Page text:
XCOM: Enemy Unknown Review


XCOM: Enemy Unknown

Publisher: 2k Games
Developer: Firaxis
Platform: PC (Reviewed), Playstation 3, Xbox 360
Release Date: October 12, 2012
Price: $49.99 (BUY HERE)


XCOM: Enemy Unknown is the long awaited reboot of the X-Com franchise that has been around since the early 90s. The franchise began its life as a tactical squad based strategy game and after some shifts in developers and publishers started to lose sight of what made itself so great.

However, this reboot of the franchise takes the game back to its roots as a tactical strategy game which both suit the game and pleases fans. However, is this game as good as its predecessor? Read on to see what I think.


In XCOM: Enemy Unknown, you take on the role of the Commander of the XCOM organisation. XCOM is an international threat response team designed to take on extraterrestrial threats as they appear across the globe. This means that across the course of the game, players will be fighting against alien threats around the globe.

Interestingly the game appears to be really light on actual story. For instance, I’m not entirely sure if the game is randomly generating missions or if there is some kind of script determining when and where missions appear. Generally speaking, players choose the option to scan for threats and this speeds up time until some kind of event triggers or a threat is located.

However, there do seem to be some kinds of compulsory missions that appear from time to time. For instance, it is your job to actually be rid of the alien threat and your science team will often request for you to collect specific aliens or obtains specific items to work towards ending the threat. There are also missions from the UN council that appear from time to time which might have you protecting a UN delegate or sending over supplies.

So obviously, whilst the game is light on story content, it is actually more of your own story about how you went about taking on the alien threat. I actually prefer this kind of storytelling method in my games, so this is a huge plus for this title.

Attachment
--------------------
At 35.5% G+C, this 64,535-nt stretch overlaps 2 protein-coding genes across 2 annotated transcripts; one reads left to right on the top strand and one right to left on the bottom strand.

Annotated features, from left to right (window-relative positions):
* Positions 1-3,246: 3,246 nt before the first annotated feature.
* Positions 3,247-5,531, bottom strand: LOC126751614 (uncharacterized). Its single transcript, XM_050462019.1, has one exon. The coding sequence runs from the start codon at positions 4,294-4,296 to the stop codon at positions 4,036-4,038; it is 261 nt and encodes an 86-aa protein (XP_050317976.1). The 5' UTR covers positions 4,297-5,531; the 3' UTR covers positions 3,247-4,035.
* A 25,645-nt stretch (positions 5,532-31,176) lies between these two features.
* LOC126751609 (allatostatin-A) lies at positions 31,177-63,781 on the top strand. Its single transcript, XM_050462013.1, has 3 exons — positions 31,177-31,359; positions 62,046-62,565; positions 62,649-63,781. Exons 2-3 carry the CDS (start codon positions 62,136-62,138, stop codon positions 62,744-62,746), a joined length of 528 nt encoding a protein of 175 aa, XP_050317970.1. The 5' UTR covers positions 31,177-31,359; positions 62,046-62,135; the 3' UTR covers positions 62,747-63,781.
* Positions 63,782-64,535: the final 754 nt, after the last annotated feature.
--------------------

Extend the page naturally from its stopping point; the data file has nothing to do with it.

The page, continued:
As I’ve already stated, XCOM: Enemy Unknown is a tactical strategy game involving a squad of units. What’s cool about this is that it is also turn-based, which gives you time to think and plan out your moves, as opposed to having to adapt in real time.

Generally speaking, any game that has you taking turns is often immersion defying in my experience. With XCOM, this was not the case. Not once did I not feel like what I was doing was un-immersive. It just felt incredibly right for this title, heck it even felt more right than the originals did (although, that might just be because I’m a product of a different era).

XCOM: Enemy Unknown really makes you feel like the leader of an organisation by giving you the responsibilities that a Commander would likely have (it’s probably less considering it’s a game, but the point is that it feels that way) if they were in this situation. As the Commander you have many obligations to take care of, not only to your own organisation, but also to your UN Benefactors. These take many forms but in regards to the UN, this comes in the form of Threat.

The way threat works in XCOM: Enemy Unknown is that for every action you fail to take, a corresponding countries threat will increase. However, you wont have the resources to take on every challenge, nor does the game let you. So this not only becomes a game of squad management, but it also becomes one of political management.